By Christopher J. Treacy
JD Samson & MEN
9 p.m. Jan. 28
208 S. First St., Ann Arbor
The sound and look of punk are different things to different people. But whatever the specifics, the spirit of the term is much more tangible – it’s a means of standing off to the side, likely in some state of rebellion. To quote late Plasmatics front gal Wendy O. Williams, punk is “… saying ‘no’ to the status quo.”
Musician, songwriter, DJ and activist JD Samson has spent her career on the hard-to-classify fringes of pop culture, composing music that is at once danceable, infectious and, well, punky. But what does that mean for an indie-pop artist in 2014? For Samson, it goes back to her role as one third of the celebrated electro-clash outfit Le Tigre, a band that helped tame some of the unrest stirred by the riot grrrl movement by using their music as a catalyst for positive change. So, perhaps on some level, punk is about being contrarian.
“The idea was to re-channel all that angry riot grrrl energy in a constructive way,” she explains over the phone. “It was the sound of smart people having fun, concentrating on how things are right rather than continuing to focus on what’s wrong. From there we built a sense of community and celebrated it, and at the same time we created a space where people could feel safe to express and enjoy themselves regardless of body image. It was about uniting people on a positive premise, but there was always some queer activism going on.”
Samson – out, proud and supremely androgynous at 35 – connects her sexuality to her music via the term “queering,” as in “turning something on its head.” Queering is an inherently punky ideal, and she’s used it as a way of fusing the oft-hedonistic world of dance music with gender and identity politics. She believes the righteousness of dance music provides a confident space to absorb ideas that challenge the world around you. This script-flipping manner comes across loud and clear through MEN, her current band, which plays Ann Arbor’s Blind Pig on Jan. 28. Touring in support of “Labor,” MEN’s second full-length release, Samson says her new songs continue where 2011’s “Talk About Body” left off, capitalizing on an electro-organic vibe that recalls the home-cobbled feel of LCD Soundsystem while continuing to provoke thought about what it means to be queer … both in and out of the sack.
“MEN is pretty much built on the same ideal as Le Tigre, but taking it further into the pop realm,” she says. “We go back and forth, between the artsy and the pop-y, between the personal and political.”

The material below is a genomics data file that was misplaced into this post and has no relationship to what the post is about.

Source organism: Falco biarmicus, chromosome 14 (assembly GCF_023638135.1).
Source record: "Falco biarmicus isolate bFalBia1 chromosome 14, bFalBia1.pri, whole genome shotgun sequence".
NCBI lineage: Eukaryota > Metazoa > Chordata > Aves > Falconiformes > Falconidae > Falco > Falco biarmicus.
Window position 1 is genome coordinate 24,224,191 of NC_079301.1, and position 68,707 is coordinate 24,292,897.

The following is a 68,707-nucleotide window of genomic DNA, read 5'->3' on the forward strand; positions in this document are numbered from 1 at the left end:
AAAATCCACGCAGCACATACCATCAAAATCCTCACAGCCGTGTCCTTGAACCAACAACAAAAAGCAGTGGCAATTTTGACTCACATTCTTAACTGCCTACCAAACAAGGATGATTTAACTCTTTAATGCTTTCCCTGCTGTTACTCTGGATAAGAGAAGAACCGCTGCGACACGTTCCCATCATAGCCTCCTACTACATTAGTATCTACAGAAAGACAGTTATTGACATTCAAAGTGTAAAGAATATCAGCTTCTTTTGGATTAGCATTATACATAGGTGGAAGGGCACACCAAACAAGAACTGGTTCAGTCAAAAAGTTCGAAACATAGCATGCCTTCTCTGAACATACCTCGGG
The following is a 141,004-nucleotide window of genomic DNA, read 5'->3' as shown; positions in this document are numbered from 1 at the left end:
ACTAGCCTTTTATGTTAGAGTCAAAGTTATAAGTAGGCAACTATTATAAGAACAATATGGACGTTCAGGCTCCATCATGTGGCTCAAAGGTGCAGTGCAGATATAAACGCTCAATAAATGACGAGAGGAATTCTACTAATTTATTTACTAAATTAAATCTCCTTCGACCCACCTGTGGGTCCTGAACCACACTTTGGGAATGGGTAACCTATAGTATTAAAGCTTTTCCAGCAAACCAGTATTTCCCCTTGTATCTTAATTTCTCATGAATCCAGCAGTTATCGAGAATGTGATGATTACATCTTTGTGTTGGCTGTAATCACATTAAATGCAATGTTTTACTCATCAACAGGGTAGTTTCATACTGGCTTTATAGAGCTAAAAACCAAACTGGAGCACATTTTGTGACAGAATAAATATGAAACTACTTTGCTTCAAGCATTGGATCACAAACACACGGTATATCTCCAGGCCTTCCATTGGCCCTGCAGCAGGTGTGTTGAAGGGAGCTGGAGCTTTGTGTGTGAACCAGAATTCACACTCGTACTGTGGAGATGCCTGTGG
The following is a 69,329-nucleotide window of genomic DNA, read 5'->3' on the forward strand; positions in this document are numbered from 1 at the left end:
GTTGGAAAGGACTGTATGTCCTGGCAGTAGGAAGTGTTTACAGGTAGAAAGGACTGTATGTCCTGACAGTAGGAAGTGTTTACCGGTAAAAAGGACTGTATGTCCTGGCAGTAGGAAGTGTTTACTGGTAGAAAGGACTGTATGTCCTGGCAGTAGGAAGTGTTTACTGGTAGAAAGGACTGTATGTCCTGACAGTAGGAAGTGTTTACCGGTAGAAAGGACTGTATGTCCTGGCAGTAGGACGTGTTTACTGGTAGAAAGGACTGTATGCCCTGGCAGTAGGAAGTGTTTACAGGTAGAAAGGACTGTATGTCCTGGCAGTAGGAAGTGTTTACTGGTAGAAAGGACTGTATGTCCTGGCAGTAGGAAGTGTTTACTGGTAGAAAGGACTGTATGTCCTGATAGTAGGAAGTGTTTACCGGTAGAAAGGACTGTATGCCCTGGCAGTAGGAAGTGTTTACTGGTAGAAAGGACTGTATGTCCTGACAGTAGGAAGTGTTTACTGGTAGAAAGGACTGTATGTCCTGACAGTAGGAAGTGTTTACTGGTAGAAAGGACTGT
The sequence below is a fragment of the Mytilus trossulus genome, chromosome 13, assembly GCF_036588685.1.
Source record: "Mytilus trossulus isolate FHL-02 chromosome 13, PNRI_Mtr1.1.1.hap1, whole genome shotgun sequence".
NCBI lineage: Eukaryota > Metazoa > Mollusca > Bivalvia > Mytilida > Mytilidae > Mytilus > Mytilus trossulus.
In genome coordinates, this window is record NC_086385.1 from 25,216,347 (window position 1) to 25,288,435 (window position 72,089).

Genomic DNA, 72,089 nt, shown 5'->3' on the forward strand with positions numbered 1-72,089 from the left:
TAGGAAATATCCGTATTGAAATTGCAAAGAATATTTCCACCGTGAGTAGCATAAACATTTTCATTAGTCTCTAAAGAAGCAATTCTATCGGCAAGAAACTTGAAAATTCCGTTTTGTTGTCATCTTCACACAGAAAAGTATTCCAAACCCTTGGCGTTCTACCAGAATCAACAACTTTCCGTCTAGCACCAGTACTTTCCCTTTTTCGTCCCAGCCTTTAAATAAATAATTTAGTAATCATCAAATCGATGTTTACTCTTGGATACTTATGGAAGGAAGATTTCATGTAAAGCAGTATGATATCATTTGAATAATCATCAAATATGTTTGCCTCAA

There’s been a lot of criticism about home-composing in the last decade, blaming software like Pro-Tools and Ableton Live for creating a digitally leveled playing field which allows low-talent individuals to make impressive sounding tracks. But Samson, who does quite a bit of home recording, sees ragged glory where others find fault.
“I think of myself as an artist before I’m a musician,” she says. “I studied art and theory and learned about self-expression that way; music is just the genre where success came. But when we talk about people using software to learn how to create songs, I think of this: Punk music used to be about self-taught people playing in garages. Now, the self-taught crowd is working from a studio in the bedroom. The aesthetic is very similar – it’s about teaching yourself to express opinions through your creativity, to find a channel for those ideas. It seems like a natural progression to me.”
That said, one thing listeners will quickly notice is that the vocals on “Labor” have a slicker production value than on MEN’s debut. Samson cops to using pitch control, but in alignment with her general M.O., for her it’s a tool of expression rather than any sort of crutch or bid for popularity. Given that she was a film student just prior to the digital revolution, she’s got a healthy respect for the handcraft of art (in general) and avoids shortcuts. But she also knows how to exploit a fun toy when she finds it.
“I have a weird relationship with Auto Tune,” she says. “Le Tigre didn’t use it at all; it wasn’t nearly as prevalent then. And the way it’s used now in mainstream pop is kinda crazy, like, even when the vocal line is really close to the right pitch, it gets used anyway. But I started using it for some demos and discovered that it’s useful as a learning tool, like, ‘Oh, that’s where my voice should be.’ And then I employed it as a way of creating a separate character in my production. In the song “I Don’t Care,” there are two voices, each panned to one side; one is tuned, one is not. So, Auto Tune is potentially a way of enhancing the conversation in my narratives.”
And sometimes, being a punk just boils down to pissing people off with your honesty. Back in the fall of 2011, Samson published a blog entry with the Huffington Post entitled “I Love My Job But It Made Me Poorer.” In it, she spelled out her feelings about embracing a career that lacks a safety net. She wrote very openly about struggling to keep up with her peers and learning to cope with financial uncertainty. Rather than recognizing it for its eye-opening frankness, however, many readers called her out in the comments with a sarcastic “boohoo” tone, blaming her for choosing a difficult career and accusing her of playing the victim.
“I don’t want to be too pessimistic,” she says. “The Huff Po article was meant as a reality check, but some people took it the wrong way. The point is that it’s time to let go of the myth that people in the music industry are living large. But it’s not all bad. It’s exciting to think that, ‘Wow, the music industry is no longer about money.’ That aspect of it isn’t going to recover. Now it’s about making art, which should have been the case all along.”